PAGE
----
Special Report: Consumers’ eco concerns drop

Aito consumer survey finds fall in focus on sustainability of travel choices. Juliet Dennis reports

A survey of Aito customers has revealed a slight drop year on year in concerns about sustainability.

Of the 12,000 client responses from 40 companies within Aito, The Specialist Travel Association, including operators, travel agents and tourist boards, 33% were concerned about their carbon footprint – down from 37% a year ago.

In total, 28% of respondents to a survey for the association’s 10th annual Travel Insights report said they do not consider the carbon footprint of their travel when making booking decisions.

But Roy Barker, director of customer data and insights company Spike, which conducted the survey on Aito’s behalf, pointed out: “That means 70% do.”

Sustainability credentials

There was also a slight fall in the proportion of travellers who regarded the sustainability of a travel firm or holiday destination as important.

Less than half (47%) said they always or often consider the sustainability credentials of a company as ‘of significant importance’, with 48% saying the same regarding a destination. A year ago these figures were 54% and 52% respectively.

The research also found that 21% of respondents never or seldom consider a company’s sustainability credentials when booking.

Similarly, concern among travellers about helping local economies has dropped since last year, with 17% seldom or never considering this factor, compared with 12% last year. However, the survey revealed 75% of people do believe travel is a ‘force for good’.

Booking variance

Despite this, Barker said consumer sentiment on sustainability did not appear to be backed up when it came to making travel decisions.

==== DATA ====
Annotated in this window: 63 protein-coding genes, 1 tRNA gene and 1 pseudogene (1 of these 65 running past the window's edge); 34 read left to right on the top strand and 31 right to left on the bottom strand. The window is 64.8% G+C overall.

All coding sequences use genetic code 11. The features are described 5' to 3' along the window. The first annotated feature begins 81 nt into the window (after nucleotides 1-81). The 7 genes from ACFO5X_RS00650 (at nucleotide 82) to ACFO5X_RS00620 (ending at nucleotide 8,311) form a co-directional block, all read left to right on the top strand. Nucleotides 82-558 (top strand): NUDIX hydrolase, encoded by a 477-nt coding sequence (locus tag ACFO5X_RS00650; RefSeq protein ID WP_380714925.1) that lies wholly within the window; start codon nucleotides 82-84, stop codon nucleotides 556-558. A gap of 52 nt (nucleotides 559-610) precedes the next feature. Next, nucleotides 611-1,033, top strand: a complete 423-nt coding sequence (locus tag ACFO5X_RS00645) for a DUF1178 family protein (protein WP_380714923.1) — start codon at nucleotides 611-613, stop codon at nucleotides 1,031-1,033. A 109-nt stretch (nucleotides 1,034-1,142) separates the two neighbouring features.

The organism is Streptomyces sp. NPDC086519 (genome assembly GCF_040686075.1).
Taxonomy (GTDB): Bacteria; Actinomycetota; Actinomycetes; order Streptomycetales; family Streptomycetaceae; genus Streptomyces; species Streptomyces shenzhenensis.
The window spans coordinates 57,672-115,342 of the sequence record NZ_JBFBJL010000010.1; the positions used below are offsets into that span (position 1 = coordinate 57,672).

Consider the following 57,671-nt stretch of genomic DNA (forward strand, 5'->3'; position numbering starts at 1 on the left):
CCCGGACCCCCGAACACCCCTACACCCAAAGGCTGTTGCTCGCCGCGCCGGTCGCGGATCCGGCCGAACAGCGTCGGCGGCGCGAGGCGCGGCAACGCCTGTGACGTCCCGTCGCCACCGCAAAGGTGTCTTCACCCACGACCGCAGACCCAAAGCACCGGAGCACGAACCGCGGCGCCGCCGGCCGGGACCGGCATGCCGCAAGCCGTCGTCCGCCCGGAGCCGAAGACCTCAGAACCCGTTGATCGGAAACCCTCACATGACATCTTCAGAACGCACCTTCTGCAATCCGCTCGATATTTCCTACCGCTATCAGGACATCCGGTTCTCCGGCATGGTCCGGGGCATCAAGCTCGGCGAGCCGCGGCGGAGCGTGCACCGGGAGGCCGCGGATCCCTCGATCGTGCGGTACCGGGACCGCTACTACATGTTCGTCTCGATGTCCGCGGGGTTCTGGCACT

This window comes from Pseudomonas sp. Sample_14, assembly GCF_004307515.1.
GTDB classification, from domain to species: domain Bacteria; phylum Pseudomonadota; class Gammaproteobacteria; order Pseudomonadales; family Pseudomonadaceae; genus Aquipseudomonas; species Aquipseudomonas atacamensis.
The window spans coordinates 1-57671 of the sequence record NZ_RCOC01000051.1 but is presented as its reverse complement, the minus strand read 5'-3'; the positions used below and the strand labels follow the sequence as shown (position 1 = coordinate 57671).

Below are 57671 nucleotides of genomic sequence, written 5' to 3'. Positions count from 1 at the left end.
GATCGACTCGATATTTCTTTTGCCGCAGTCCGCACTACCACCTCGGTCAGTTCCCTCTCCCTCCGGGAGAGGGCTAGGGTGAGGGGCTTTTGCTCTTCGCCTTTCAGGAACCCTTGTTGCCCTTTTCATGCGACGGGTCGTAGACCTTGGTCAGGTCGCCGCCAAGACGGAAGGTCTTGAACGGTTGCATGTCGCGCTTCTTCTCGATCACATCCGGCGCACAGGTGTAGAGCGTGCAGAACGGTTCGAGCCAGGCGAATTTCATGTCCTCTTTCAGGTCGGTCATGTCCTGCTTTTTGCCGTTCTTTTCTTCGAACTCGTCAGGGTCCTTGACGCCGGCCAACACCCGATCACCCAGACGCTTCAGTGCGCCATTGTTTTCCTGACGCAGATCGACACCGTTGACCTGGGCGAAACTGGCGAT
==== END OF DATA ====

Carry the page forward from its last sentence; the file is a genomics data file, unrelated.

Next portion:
“Although 75% say it’s a force for good, this does not appear to be a key driver [of holiday bookings] based on the data,” he said, adding: “People generally don’t think, ‘I want a sustainable holiday’, but they do think, ‘I want to go to X and do Y and if I can do that in a sustainable way then great’.”

Aito operators said price and destination ranked above sustainability among clients but eco credentials could be a way to stand out from rivals.

Ramble Worldwide sales and marketing director Jim Eite said: “Sustainability is a way companies can differentiate themselves.”

Journey Latin America director Sarah Bradley said clients wanted to mitigate the impact of travel by supporting natural habitats, local enterprises and communities.

“Carbon offsetting comes further down the [priority] list,” she said.

Travel Insights report findings

Overall customer satisfaction levels with Aito firms continue to be high, with agents receiving a higher score than tour operators.

According to this year’s Travel Insights report, 91% of respondents expressed above-average satisfaction levels with their holiday, slightly down on last year’s 94%.

The figure was higher among customers of just Aito agents, 96% of whom ranked their satisfaction above average, compared with 91% of operators’ clients. This is thought to be due to personal rapport with agents.

When customers were asked why they booked with a certain company, 94% cited expertise, service levels and support, up from 88% last year. For specialist agency customers, the figure was 97%.

More than half of respondents said they spend more than £2,500 per person on experiential holidays, with nearly 80% willing to pay more for a better experience.

More than 80% of those surveyed were aged over 50 and 66% over 60, with 95% in an average or above average financial position. More than 80% said holidays were an important part of their lifestyle.

Roy Barker, director of Spike, which carried out the survey, said: “Your customers love you, want to travel and demographics are on your side.”

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